In your example:

  • If Cash would be a complex object and the first to be touched when doing Spend(), with solution 1 you could just interrupt the transaction and everything is fine. If an exception is raised, it would be passed over to the wallet's context.

  • If the wallet's context would use a Spend() from one wallet to Add() cash to a second wallet, what would you do if the first Spend() succeeded but the Add() would fail (for example if there'd be a maximum cash amount a wallet can take) ? Interrupting is not sufficient since you would lose cash. You'd need to handle the exception and add back the amount to the first wallet.

  • What-if the wallets can be addressed concurrently by several processes ? while you're doint one transaction, another session could alter the wallets independently. Should you then lock the wallets when you start the transaction ?

| improve this answer | |
6

No no no no.

First, stop using floating point numbers to represent base 10 money. Ints work fine if you count pennies and remember to add the decimal point when presenting them as dollars.

Second, don't conflate validation with error handling. Nothing says you have to throw an exception. Exceptions are for exceptional cases. Not for every time things don't go perfectly.

Third, learn what a transaction is. I try to buy something with my wallet that I can't afford now, the result shouldn't be an error report or an exception that breaks my wallet. No the result should be I can't buy that thing right now. This means all state changes proposed in this transaction need to be unwound if either the wallet has too little money or the store is out of stock. Just report that the transaction didn't happen and why.

None of that needs a wallet object that throws exceptions. Just one that tells you the result of trying to withdraw money.

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  • 1
    Really the answer is Solution 4: Model the problem domain correctly. This kind of question tends to crop up only after improperly modeling the business use case. – Greg Burghardt Sep 20 '19 at 14:48
1

Exceptions thrown for normal object access (or "Solution 1") is known as the general pattern coined in Python as better ask for forgiveness than permission.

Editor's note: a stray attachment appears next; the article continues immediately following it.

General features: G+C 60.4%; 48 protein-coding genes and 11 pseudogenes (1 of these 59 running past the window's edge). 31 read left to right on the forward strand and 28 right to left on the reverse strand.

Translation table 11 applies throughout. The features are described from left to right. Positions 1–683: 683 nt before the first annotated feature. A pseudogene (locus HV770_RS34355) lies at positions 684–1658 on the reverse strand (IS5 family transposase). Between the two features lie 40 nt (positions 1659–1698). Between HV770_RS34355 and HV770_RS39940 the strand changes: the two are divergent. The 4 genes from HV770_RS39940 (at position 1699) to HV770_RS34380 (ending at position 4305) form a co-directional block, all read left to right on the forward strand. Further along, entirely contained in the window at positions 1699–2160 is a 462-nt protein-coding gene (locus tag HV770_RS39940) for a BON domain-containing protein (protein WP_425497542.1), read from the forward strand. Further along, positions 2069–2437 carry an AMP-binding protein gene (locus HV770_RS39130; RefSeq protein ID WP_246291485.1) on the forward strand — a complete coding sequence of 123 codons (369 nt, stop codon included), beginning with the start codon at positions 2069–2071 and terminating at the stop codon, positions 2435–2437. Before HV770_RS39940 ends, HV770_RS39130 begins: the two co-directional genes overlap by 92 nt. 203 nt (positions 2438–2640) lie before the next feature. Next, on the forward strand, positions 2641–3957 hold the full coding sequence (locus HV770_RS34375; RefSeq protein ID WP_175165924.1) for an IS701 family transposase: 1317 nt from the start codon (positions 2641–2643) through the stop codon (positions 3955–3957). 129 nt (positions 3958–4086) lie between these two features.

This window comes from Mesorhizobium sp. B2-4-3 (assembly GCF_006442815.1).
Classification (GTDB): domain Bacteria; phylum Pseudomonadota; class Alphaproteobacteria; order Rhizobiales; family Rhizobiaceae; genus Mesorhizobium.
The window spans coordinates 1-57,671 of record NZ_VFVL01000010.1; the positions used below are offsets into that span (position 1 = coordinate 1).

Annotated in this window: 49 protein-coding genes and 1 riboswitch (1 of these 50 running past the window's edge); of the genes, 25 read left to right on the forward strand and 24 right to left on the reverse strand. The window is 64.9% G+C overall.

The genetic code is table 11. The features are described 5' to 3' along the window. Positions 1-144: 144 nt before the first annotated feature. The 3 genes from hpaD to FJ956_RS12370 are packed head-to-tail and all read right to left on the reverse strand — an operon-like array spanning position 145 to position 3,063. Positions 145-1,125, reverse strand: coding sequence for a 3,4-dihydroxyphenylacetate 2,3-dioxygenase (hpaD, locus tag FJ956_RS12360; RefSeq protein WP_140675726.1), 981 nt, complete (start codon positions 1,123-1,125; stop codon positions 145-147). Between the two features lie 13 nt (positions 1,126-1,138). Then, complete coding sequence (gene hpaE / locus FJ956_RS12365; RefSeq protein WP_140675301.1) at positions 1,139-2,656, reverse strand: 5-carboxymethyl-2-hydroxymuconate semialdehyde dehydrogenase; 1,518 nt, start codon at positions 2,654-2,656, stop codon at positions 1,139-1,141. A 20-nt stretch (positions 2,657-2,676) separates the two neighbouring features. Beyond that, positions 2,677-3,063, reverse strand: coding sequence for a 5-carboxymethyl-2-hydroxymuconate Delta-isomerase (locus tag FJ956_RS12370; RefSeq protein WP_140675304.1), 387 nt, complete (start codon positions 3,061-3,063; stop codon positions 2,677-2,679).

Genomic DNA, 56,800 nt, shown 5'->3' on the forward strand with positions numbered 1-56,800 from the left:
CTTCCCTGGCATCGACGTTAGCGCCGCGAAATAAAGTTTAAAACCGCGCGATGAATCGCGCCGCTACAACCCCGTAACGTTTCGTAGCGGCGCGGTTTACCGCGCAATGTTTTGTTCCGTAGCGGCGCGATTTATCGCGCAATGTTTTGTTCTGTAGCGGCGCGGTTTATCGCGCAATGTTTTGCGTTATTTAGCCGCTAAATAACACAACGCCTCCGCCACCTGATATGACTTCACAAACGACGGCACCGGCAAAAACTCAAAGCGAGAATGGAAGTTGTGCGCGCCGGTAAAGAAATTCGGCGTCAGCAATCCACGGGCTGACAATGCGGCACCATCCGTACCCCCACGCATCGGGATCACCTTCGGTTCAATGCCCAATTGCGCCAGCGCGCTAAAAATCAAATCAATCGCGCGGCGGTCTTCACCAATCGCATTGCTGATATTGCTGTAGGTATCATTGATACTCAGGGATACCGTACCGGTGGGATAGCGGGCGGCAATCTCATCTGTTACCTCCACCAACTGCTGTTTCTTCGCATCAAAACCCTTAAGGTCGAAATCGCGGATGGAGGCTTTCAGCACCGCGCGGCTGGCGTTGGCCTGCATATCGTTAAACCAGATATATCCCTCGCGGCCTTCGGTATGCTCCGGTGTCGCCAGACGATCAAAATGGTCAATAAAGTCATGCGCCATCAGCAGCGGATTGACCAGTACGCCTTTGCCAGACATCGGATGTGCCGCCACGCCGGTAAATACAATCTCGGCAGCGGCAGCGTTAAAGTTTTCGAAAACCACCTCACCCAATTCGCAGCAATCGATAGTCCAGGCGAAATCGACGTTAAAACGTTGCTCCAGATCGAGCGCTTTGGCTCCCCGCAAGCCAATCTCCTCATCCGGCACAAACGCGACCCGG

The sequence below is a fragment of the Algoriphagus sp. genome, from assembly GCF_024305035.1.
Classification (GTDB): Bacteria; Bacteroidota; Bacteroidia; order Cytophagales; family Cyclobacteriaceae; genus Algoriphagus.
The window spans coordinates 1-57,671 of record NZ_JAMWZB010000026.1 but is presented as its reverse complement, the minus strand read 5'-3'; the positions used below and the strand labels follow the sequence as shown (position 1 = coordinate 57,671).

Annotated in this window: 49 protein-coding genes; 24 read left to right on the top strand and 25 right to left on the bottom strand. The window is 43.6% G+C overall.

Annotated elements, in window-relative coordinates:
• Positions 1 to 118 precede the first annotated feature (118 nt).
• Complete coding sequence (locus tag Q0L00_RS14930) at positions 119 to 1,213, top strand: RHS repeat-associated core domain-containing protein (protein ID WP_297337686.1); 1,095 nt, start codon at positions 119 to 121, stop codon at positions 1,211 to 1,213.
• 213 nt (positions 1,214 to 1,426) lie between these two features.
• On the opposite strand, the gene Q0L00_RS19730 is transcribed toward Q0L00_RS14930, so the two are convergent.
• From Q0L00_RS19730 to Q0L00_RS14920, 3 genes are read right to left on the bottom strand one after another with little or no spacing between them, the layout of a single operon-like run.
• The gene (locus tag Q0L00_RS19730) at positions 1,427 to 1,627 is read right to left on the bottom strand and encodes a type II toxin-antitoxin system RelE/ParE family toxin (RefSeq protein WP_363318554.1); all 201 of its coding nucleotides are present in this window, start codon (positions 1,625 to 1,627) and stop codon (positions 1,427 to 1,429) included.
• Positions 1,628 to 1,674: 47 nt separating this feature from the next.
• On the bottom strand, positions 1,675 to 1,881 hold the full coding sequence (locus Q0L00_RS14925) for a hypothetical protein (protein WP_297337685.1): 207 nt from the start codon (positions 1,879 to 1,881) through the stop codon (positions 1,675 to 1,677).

This pattern is heavy on the user side because it has responsibility to catch all possible errors you would throw accessing your wallet, but this can be the correct thing to do if it is required to make operations atomic in resource acquisition patterns, such as attempting to read a file on system (instead of "checking the file exists" then "read" where the file could be deleted in between).

If you don't have such kind of system-level worries, then the best and most standard thing you could do is to disallow incoherent states for your wallet by remodeling your API contracts, in such way there is no operation sequence that can lead to an invalid object. If it's not valid, it shouldn't exist.

public class Wallet{
    private double cash;
    public double howMuchCanISpend(){
        return cash;
    }
    public void deposit(double amount){
        amount = max(0, amount)
        cash += amount
    }
    public double withdraw(double amount){
        amount = min(max(amount, 0), cash);
        cash -= amount;
        return amount;
    }
}
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1

I suspect you are suffering from “primitive obsession”. Having the validation code for valid states of cash in the wallet means anywhere else you use cash needs them too. If you create a new class called Cash, you can keep all the validation checks there. I would recommend in the constructor.

I would recommend making an immutable value class called Cash that contains all this validation.

This has the added benefit of making sure your methods’ signatures can’t accidentally get passed other doubles not meant to represent cash.

You can write operators to make them easier to use, so that in the end, in wallet class:

Cash cashInWallet;

void AddMoney(Cash cash) {
    cashInWallet += cash;
}
| improve this answer | |
  • This is interesting. You could also do wallet += cash if you are going this route. – Greg Burghardt Sep 20 '19 at 22:24
1

Solution 1 w/ YAGNI applied:

public class Wallet
    {
        /// <summary>
        /// Indicates the amount of Cash in the wallet
        /// </summary>
        public double Cash
        {
            get;
            private set;
        }

        /// <summary>
        /// Takes some money out of the wallet 
        /// </summary>
        public void Spend(double amount)
        {
            if(Cash - amount < 0) throw new exception("Spending exceeded");

            Cash -= amount;
        }

        /// <summary>
        /// Puts some money into the wallet
        /// </summary>
        public void Add(double amount)
        {
            Cash += amount;
        }
    }

Considerations: Cash doesn't need validation, adding 0 while redundant, isn't necessarily a bad scenario (think account balancing or something), spending more than you have is invalid. A double will exceed it's capacity (framework error) before an infinity is approached.